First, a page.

Sinaloan dancer who preserves the Mayo-Yoreme legacy


The artist is one of the most fervent promoters of the Mayo-Yoreme tradition in Sinaloa.

Culiacán, Sin.- Life is a course that must be used by humans to generate positive teachings about the new generations of society, for Leonardo Yañez Juárez, we are all eternal despite death and before that, his mission It has been to promote the Sinaloan culture as a legacy, but especially Yoreme.

For this, he has prepared all his life: to personify the man of the deer dance, the mythical paskola of the original peoples of the Mexican northwest or, hunters who had a cosmogony of respect for nature.

The son of a woman originally from a Yaqui indigenous town in Cajeme, Sonora, he makes part of this culture run through his veins that for years has gone unnoticed in Mexico and in the world, this being one of the causes that would drive him to investigate and promote culture and art.


In an interview for El Sol de Sinaloa, Leonardo shared that personifying “El venado” is a circumstance derived from a life in the periphery, since having lived on the outskirts of the city of Culiacán, led him to take refuge in dance classes to not belong to the world of alcoholism and drugs.

“I saw it as a refuge, I felt that I did not belong there, but I did know that I wanted to investigate that I wanted to dance because my life always revolved around art, I held on to the Yoreme culture and that family influence of my mother in Cajeme and Because of that cultural influence that arrived there and told me through them festivals, here is also this option, not only can you be a graffiti artist or a drug addict, you can also be a dancer, “he said.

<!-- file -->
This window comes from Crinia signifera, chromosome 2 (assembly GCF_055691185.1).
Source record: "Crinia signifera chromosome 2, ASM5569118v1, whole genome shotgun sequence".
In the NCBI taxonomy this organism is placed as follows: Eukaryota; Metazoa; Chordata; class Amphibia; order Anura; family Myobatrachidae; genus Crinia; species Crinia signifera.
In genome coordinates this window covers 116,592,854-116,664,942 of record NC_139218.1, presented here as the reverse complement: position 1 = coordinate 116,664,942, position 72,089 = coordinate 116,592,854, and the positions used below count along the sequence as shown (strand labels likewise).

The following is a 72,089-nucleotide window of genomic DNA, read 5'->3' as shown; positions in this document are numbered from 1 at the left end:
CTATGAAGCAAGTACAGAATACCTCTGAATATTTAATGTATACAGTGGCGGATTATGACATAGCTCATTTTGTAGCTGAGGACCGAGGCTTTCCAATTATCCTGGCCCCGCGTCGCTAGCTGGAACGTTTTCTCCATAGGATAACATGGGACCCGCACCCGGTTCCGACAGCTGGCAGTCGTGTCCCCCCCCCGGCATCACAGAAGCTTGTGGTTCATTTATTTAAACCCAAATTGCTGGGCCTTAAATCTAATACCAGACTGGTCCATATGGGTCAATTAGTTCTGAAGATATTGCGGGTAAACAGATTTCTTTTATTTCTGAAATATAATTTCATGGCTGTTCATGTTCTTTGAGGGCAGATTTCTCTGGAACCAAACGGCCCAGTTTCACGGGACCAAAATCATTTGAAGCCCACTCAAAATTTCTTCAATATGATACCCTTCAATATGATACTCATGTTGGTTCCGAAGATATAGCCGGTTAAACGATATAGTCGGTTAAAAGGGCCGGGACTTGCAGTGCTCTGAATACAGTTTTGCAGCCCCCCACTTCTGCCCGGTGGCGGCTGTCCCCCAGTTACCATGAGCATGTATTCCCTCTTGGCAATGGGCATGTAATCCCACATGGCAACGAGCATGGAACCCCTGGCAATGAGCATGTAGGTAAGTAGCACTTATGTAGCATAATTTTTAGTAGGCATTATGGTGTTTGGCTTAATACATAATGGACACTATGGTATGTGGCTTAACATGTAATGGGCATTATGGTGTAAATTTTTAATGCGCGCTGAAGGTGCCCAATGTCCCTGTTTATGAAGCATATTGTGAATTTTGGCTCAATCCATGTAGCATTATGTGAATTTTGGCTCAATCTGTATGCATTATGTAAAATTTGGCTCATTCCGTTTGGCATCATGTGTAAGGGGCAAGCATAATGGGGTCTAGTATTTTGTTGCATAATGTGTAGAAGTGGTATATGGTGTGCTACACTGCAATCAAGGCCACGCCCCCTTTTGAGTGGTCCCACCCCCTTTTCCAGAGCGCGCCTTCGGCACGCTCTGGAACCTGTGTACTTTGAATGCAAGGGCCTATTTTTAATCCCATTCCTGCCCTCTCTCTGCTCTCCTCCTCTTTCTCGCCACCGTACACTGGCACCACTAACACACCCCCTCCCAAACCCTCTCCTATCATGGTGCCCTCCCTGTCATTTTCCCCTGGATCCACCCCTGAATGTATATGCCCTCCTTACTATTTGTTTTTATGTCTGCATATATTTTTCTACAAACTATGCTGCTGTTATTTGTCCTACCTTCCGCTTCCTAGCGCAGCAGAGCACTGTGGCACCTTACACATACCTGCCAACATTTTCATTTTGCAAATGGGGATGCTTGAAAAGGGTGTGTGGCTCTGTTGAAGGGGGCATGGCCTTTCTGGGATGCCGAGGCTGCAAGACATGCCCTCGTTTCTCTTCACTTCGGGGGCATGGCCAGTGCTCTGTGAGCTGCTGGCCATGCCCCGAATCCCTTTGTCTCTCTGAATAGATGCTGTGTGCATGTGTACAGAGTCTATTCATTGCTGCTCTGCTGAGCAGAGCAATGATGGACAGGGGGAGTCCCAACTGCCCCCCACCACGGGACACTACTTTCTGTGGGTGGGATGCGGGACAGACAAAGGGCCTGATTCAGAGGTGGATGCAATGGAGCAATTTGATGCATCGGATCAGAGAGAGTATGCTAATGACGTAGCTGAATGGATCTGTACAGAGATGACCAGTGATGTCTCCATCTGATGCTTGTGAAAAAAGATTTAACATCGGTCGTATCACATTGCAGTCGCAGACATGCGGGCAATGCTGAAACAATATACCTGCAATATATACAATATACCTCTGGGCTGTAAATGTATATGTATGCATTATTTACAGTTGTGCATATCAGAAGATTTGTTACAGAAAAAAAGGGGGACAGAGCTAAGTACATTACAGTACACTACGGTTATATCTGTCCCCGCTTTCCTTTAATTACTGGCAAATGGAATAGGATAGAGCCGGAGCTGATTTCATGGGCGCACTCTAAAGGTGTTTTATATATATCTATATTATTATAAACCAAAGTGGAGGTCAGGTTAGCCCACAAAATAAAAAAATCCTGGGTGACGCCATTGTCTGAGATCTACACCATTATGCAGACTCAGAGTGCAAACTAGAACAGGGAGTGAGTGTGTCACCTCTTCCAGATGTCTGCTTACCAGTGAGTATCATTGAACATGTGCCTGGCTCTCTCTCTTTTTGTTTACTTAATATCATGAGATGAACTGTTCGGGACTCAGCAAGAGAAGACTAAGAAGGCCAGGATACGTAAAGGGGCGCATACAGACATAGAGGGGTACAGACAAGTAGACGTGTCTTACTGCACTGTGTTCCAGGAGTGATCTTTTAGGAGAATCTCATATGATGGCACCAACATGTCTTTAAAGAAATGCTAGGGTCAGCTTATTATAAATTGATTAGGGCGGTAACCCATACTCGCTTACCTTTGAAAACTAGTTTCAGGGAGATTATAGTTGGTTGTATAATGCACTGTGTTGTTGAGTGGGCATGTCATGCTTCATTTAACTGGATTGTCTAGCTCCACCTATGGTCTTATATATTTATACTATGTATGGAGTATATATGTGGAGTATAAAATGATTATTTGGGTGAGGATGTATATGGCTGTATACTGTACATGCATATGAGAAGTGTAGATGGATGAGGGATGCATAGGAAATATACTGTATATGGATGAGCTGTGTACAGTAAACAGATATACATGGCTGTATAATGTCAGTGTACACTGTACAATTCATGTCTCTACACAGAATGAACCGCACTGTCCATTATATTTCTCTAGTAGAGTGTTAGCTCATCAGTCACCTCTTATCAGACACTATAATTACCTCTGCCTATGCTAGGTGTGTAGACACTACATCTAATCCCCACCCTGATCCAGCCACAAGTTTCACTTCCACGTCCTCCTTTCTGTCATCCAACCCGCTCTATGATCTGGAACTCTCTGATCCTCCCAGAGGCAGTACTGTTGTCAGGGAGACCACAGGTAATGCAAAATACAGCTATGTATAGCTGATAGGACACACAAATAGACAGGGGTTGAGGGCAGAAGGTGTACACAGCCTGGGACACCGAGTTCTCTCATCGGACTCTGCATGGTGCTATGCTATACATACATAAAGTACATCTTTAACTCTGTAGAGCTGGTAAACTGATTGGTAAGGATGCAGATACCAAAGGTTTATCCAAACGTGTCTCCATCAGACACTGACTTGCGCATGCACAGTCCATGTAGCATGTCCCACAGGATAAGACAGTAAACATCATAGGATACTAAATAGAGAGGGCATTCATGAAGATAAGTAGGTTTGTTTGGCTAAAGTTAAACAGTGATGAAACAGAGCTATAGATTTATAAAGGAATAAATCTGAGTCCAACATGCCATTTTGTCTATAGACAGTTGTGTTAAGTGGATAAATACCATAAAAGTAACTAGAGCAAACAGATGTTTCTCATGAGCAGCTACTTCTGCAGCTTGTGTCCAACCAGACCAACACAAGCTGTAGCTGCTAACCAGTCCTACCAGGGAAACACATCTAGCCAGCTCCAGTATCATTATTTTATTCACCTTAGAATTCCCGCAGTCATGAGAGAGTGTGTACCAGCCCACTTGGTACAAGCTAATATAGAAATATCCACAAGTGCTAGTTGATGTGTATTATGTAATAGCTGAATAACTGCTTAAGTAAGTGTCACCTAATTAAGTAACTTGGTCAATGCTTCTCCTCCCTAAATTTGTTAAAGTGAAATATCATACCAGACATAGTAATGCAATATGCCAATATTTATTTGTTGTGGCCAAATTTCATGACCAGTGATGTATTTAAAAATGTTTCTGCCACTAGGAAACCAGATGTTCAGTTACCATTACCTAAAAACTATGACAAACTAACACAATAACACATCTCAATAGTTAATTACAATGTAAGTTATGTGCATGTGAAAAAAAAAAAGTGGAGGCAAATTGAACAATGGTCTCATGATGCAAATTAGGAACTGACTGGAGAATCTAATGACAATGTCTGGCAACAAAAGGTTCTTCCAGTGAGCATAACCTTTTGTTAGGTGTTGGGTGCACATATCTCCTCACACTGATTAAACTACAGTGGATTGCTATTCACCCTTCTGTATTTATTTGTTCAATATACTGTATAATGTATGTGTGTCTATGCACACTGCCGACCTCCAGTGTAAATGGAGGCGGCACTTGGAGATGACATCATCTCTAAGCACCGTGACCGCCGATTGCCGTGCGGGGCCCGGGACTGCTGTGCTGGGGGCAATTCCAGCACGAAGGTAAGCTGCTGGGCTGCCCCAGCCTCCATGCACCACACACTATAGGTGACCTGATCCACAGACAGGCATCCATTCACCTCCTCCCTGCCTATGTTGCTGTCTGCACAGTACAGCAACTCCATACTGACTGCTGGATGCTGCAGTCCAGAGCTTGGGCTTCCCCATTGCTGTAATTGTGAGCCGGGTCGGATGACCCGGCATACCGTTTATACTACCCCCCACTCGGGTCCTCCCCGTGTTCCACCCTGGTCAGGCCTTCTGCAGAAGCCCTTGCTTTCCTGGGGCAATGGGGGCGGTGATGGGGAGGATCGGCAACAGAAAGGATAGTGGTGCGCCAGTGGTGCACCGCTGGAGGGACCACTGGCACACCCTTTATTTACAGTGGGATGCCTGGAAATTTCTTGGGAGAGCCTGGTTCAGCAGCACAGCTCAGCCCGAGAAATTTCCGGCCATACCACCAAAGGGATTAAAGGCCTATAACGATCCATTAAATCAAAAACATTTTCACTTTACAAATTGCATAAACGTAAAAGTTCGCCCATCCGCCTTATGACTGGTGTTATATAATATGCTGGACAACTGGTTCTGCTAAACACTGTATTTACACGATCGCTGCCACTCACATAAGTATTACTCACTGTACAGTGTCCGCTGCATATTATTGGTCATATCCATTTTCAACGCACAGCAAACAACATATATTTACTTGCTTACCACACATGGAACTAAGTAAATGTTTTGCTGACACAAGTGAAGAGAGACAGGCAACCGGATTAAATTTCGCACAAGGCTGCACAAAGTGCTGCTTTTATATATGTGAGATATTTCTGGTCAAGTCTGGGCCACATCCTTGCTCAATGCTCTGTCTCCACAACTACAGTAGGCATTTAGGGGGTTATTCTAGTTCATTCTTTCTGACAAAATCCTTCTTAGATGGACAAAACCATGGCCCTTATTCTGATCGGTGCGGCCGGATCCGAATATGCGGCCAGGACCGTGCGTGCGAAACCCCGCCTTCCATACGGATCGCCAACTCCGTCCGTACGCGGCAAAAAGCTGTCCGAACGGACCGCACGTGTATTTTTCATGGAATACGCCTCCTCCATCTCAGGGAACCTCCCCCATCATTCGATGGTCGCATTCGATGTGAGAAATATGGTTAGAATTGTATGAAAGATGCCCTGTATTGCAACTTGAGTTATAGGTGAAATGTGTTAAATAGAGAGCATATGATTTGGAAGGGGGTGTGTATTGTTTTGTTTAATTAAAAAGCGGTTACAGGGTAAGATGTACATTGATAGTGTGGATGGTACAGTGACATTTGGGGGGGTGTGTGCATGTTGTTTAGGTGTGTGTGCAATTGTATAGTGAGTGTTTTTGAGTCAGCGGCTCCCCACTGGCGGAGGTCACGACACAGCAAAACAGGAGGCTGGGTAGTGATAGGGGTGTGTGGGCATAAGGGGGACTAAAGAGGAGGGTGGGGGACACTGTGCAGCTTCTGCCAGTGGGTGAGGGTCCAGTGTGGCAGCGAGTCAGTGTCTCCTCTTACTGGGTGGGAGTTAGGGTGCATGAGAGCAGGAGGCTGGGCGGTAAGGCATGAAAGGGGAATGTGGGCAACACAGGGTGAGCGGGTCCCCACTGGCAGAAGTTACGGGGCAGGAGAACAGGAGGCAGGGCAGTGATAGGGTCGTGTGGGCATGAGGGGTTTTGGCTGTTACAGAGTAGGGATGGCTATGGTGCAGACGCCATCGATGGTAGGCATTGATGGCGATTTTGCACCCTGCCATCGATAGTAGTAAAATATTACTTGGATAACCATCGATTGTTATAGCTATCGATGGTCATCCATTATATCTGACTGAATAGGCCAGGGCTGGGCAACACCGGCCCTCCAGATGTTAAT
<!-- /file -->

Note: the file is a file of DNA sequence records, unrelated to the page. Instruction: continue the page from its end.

At the age of 12, he was enrolled in a children’s dance group belonging to the DIF of Culiacán and from there, he embarked on a course of preparation, effort, love and dedication for the promulgation of dance, later he came to study at the Higher School of Sciences and Artes Mukila Mazo where he trained as a teacher and promoter.

Because of his love of culture, he interned for several months in indigenous communities. 


He fell in love with this culture so much that he interned for several months in the Mayo-Yoreme communities of Sinaloa, where he was sponsored and baptized to finally be accepted as one of the community.

“I had to train, I had to run, dieting, sometimes not sleeping for days and nights in the indigenous communities, I had to make many sacrifices, there were times when I had to immolate myself to be able to know, to be able to know, to to stay and to be able to belong to an indigenous community, “he said.

There he learned that not everything we see in personifications or choreographies is what exists in indigenous peoples, because today they suffer from violence, prostitution and addictions, therefore, he has also fought to defend the rights of indigenous peoples, an action that derived its foundation; Center for Artistic Initiation and Analysis of Mayan Customs.

Leonardo Yañez Juárez has more than 40 years of promoting this culture by dancing like a deer in different squares, parks and stages of local and national stature.

He has left his teaching to students as a legacy and has captured his long journey in a book.


These are the years that Leonardo has been defending this tradition of the original peoples.


She was years old when she began to study dance in Culiacán.


On August 9, at the international level, the day of indigenous peoples is celebrated, in commemoration of their existence and the struggle for the defense of indigenous rights.


The Mazatlan Post